If you thought forking out for over-priced flowers was enough to contend with on Valentines Day, then spare a thought for fellow lovers in the wild, who have to work much harder to keep their sweethearts happy.
Take satin bowerbirds for instance, who bring a whole new meaning to the saying, ‘something borrowed, something blue’.
Male bowerbirds create spectacular mosaics by foraging for anything and everything blue – flowers, berries, feathers, Freddo frog wrappers – and protecting their stash from competing males. The best artwork, combined with the best dancing (a criteria shared by discerning females of many species), wins. But before you get googling for exhibition openings and salsa classes, it’s worth noting what humpbacks whales, the supposed ‘gentle giants’ of the ocean, get up to. These guys slam their 40-tonne bodies into one another, often for hours and sometimes fatally, until just the victor is left swimming.
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In 2008, the Queensland Labor Government banned shotgunning flying foxes in orchards in response to the Queensland Animal Welfare Advisory Committee judging that shotguns weren’t a humane killing method. The Beattie Government banned duck shooting for the same reason in 2005.
In response, Campbell Newman promised before the last election to reintroduce shotguns in orchards. Why should the pig doggers have all the fun? But there was a legislative requirement that control measures be humane. What to do? Too easy. Get rid of the requirement for humaneness.
As of last Friday, you can now cripple and wound flying foxes without any risk of prosecution for cruelty. Instead there will be a code of practice. This is a familiar trick. Any time you want to do something cruel to an animal, have it put in a code of practice along with a general provision defining all actions done under a code of practice to be outside the welfare jurisdiction. This prevents any uppity RSPCA inspector applying anti-cruelty legislation where it’s not bloody welcome.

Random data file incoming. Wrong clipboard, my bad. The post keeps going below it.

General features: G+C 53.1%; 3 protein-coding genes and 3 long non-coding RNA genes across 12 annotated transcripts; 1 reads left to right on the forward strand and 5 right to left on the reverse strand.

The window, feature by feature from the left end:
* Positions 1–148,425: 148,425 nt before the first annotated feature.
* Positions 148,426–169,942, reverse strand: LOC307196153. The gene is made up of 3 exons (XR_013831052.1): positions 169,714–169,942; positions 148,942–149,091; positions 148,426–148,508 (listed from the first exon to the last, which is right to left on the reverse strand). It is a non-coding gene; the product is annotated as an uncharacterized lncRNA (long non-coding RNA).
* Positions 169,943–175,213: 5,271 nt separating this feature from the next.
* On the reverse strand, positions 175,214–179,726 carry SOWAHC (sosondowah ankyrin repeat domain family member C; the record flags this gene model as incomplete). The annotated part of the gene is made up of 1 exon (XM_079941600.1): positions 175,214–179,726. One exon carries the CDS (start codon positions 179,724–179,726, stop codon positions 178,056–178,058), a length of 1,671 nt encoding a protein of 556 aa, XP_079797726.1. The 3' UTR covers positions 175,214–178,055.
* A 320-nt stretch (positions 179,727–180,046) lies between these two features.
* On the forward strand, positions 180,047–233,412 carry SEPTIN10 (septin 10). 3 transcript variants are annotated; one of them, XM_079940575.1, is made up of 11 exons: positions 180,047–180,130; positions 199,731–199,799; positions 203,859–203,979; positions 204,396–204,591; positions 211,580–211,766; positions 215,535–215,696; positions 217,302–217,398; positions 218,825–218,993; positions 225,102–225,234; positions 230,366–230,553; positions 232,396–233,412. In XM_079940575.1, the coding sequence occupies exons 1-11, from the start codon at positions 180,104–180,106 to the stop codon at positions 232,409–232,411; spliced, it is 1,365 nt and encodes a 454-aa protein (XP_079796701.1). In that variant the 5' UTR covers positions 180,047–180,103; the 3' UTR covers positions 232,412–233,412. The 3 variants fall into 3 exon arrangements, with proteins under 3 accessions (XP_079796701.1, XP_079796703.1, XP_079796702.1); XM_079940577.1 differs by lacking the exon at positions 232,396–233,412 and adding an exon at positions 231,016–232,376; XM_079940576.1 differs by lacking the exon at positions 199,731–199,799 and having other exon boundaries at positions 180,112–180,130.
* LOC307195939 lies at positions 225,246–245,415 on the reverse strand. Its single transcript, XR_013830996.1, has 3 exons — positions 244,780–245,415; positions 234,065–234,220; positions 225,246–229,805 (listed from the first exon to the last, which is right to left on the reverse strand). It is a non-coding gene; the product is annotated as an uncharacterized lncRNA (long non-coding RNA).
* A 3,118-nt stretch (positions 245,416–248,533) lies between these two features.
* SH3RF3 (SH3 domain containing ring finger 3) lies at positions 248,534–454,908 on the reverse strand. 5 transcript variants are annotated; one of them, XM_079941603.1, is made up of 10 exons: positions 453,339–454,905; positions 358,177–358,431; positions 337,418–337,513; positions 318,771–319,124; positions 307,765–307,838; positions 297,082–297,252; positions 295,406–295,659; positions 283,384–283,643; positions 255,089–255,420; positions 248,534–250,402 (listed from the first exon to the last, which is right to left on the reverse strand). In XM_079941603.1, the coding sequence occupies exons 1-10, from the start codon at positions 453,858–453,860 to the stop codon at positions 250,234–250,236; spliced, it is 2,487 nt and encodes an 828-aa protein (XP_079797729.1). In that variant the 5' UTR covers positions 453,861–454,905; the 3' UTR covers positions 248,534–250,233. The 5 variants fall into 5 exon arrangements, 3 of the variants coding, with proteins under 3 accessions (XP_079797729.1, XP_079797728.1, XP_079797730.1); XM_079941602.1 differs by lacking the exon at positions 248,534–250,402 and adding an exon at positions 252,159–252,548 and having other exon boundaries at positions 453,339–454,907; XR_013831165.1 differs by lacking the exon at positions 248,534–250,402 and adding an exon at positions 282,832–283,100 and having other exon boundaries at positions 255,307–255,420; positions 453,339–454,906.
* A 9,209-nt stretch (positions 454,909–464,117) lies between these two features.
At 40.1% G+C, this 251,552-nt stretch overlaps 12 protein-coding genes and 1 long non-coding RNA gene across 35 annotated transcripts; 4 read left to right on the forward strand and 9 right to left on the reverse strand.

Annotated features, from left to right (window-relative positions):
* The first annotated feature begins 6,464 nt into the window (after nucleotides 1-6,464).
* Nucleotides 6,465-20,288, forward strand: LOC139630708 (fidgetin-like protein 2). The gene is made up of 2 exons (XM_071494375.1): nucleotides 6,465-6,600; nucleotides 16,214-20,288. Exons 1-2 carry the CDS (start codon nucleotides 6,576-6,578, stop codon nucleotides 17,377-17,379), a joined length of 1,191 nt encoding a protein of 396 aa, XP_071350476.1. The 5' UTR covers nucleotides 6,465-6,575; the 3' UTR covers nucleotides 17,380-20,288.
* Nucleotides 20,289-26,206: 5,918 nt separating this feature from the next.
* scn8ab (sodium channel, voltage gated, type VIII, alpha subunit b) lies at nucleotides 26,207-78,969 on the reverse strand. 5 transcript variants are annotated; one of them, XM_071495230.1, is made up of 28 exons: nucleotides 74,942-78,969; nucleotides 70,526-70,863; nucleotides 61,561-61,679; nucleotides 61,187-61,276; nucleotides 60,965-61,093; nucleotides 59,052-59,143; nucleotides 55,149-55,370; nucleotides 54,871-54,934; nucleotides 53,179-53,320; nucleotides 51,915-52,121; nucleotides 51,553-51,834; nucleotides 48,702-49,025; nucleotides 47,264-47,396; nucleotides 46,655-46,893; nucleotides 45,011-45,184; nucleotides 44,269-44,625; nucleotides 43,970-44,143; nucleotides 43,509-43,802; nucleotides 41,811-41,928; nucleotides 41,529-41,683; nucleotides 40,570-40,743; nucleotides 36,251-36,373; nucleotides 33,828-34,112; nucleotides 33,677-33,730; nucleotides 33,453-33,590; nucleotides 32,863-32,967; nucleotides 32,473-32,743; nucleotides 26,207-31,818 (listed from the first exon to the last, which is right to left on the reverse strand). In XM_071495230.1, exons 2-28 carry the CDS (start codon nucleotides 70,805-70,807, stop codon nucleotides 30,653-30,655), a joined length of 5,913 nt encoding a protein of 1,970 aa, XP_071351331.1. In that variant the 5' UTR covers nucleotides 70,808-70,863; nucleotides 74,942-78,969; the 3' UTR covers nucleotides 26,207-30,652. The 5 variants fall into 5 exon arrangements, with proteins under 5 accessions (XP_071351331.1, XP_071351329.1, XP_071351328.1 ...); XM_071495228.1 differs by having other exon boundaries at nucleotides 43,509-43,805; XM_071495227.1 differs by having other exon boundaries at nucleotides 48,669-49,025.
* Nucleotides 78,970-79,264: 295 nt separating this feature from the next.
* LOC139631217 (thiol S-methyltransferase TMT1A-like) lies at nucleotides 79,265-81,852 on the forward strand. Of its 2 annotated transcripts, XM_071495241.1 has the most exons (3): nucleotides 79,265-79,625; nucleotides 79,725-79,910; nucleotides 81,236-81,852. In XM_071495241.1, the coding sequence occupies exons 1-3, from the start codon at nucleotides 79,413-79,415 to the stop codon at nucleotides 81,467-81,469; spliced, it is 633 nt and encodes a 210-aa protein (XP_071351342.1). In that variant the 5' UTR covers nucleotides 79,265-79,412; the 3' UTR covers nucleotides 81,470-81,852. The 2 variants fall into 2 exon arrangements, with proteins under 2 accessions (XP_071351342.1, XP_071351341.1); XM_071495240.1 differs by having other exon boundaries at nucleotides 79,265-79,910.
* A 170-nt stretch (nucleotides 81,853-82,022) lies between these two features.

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Life was not meant to be easy for cassowaries.
I am writing this as I enjoy an escape at my in-laws hideaway retreat in the middle of a rainforest in Far North Queensland. It’s raining.
Heavy tropical rain is best experienced in a dense rainforest setting. It is a unique form of entertainment for a city slicker - especially when many of the other trappings of modern city life are non-existent. There is no mobile phone coverage, no town water - just a bore - a sub-soil waste management distribution system and very poor and infrequent radio reception even with an aerial. My link to the outside world is a satellite broadband set-up for internet - no television.
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Political correctness rules our lives and while I’m all for equal opportunity, why not extend it to some of the creatures that share our great country?
Why is it considered acceptable for one or two species to regularly claim human lives, while another is hunted down and killed in retribution? Or a whole colony culled, after what might be little more than a nip?
If you are unlucky enough to be eaten or bitten in the sea, you are intruding, you knowingly took the risk and the chances are very high that the protected predator responsible will be allowed to swim off in search of its next feed.
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